“I have a much larger understanding of the human side and emotional side of events and reasoning for actions taken.”

 

spectrum centre

Spectrum Theatre - Belfast

“Made me think. But I wonder: Has anything changed other than the name?”

One Protestant said the RUC was a “much maligned force.”

“It roused some issues at the complex challenges of being a policeman.”

“Very powerful…Gave another perspective of the RUC and what they had to deal with.”

 

craigavon borough council

Civic and Conference Centre - Craigavon

A viewer from Denmark said: “The play gave me—as an outsider—a more holistic understanding of RUC officers than what I have studied at university. It helped me see more family issues and issues of sexual violence.”

“I really think that the performance was really accurate and does tell the truth.”

“I can see past the uniform now…there are people under it.”

“I have lived in N.I. for all of my life. I remember the IRA campaign in [the] 1980s. No one knows what this last campaign of terror has done to all of us health-wise. My husband had RUC protection due to his work. I knew the officers well. I have and did have several family members in [the] RUC and PSNI….I dorecognisetheir suffering. I heard [a] PSNI officer crying on [the] Nolan Show today.”

 

newry and mourne

Sean Hollywood Theatre - Newry

Seemed to have more to do with the varying perspectives of people from different generations rather than the actual change of policing in N.I.”

“The play seemed to be more of a commentary on a generation gap than an examination of the legacy of the RUC.”

One viewer from a nationalist background described the RUC as “bigoted, tired old organisation…sectarian, anti-Catholic,” but after the performance said: “I suppose you have to understand the human stories on both sides of the conflict.”

 

strule

 

Strule Arts Centre - Omagh 

"The range of topics covered were diverse and added to the performance to reinforce that RUC officers have plenty of difficulties to face outside their work life on top of the constant threats."

"It was good to see their resentment at being forced to change or retire portrayed in such a candid, human way. One hadn't really appreciated or thought about what that meant for many 'old hands'."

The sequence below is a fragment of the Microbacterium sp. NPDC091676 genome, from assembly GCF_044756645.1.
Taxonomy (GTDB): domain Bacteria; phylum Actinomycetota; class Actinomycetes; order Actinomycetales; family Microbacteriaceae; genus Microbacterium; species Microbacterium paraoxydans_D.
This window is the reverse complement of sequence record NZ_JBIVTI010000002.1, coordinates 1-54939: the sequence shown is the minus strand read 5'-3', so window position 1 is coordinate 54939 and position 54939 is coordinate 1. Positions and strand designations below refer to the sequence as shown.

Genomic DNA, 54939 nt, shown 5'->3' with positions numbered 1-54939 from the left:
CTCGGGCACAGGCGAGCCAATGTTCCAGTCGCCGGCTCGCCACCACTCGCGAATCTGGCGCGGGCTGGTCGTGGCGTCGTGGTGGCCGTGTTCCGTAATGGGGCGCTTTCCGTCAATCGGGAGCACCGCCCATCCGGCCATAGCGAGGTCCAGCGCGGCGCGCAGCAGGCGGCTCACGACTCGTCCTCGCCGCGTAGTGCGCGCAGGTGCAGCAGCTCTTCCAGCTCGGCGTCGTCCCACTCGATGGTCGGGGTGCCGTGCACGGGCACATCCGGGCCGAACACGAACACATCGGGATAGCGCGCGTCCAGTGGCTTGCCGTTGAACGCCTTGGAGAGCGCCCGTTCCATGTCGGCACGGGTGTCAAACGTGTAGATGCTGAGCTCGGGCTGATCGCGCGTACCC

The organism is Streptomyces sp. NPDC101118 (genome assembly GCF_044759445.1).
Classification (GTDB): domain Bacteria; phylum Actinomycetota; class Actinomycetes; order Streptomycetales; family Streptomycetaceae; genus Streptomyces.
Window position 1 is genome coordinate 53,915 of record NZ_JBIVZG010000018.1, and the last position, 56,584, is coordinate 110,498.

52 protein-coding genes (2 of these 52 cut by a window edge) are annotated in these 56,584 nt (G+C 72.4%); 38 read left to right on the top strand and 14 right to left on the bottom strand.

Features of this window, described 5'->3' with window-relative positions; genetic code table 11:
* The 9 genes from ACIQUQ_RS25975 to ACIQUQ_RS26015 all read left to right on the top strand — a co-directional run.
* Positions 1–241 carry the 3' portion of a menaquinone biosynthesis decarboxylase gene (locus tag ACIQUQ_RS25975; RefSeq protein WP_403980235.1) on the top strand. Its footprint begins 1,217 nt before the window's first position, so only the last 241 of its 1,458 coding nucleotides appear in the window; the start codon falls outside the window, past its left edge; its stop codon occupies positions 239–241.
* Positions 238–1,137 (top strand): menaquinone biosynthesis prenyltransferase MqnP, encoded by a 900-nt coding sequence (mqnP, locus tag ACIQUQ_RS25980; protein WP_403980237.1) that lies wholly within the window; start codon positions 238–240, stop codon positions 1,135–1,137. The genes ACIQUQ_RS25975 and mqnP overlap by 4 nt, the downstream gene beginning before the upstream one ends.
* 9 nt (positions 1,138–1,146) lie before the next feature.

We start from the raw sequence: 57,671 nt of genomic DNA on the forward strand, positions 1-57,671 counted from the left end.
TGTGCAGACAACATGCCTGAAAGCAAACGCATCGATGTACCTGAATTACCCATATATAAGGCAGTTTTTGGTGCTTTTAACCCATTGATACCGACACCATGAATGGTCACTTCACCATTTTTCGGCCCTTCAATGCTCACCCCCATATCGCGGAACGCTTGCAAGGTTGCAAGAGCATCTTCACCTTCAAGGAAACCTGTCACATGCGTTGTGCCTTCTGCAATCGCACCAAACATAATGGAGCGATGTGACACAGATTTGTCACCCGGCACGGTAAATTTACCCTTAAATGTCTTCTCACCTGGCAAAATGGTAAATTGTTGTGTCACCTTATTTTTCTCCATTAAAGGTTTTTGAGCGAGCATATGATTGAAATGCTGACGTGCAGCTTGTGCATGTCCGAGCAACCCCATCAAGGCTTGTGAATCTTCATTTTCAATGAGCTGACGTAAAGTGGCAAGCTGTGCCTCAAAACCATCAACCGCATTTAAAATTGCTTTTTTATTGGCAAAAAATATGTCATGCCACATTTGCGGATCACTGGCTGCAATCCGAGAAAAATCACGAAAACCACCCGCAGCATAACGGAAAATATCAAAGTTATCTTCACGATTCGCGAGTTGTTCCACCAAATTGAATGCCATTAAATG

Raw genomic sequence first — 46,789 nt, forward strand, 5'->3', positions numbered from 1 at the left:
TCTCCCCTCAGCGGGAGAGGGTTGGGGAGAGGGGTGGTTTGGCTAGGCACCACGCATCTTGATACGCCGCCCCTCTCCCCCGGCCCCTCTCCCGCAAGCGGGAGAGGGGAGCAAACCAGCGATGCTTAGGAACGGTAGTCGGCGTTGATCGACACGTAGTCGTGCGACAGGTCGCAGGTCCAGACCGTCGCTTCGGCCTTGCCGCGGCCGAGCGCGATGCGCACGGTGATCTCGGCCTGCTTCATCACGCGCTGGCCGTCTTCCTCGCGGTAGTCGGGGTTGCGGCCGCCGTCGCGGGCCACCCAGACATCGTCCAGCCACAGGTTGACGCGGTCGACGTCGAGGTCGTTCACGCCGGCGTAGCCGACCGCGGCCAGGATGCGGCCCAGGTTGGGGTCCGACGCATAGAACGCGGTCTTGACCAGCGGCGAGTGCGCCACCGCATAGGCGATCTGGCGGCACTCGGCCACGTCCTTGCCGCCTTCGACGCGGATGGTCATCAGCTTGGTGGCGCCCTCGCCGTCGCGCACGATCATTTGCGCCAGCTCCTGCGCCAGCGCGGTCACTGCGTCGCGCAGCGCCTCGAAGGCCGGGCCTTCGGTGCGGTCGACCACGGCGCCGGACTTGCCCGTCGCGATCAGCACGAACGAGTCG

"[Crows on the Wire] was a good way to get across both sides."

 

coleraine borough

Riverside Theatre - Coleraine

 

“A good performance expressing a lot of what can’t be said in another forum.”

 

“I felt the actors portrayed their characters very effectively. They made it believable—I lived through the troubles as a student in Belfast. I believe the way forward is through peace and reconciliation.”

 

“[Crows on the Wire] definitely highlighted the complex nature of relationships within the current police force and also the difficulty in finding a way forward.”

 

“I do feel that the RUC men and women still have stories to tell as do their wives and children. Please don’t ignore those stories in the future. The men who policed the troubles are aging—their stories need recorded now before they are gone forever.”

 

“One performance doesn’t change the past.”

 

an granian

An Grianan Theatre – Letterkenny

 

“Extraordinary incidents (e.g. Jack’s)—Descriptions of some of the horrors of policing—horrors that occur all over the world. And, perhaps, that’s something we forget when we think of the RUC? Do we think the same of the PSNI?”

 

“I found [Crows on the Wire] cleverly showed the gap between the police fraternity and their families. From soldiers and police I know, I know this to be a widespread phenomenon, not confined to Northern Ireland.”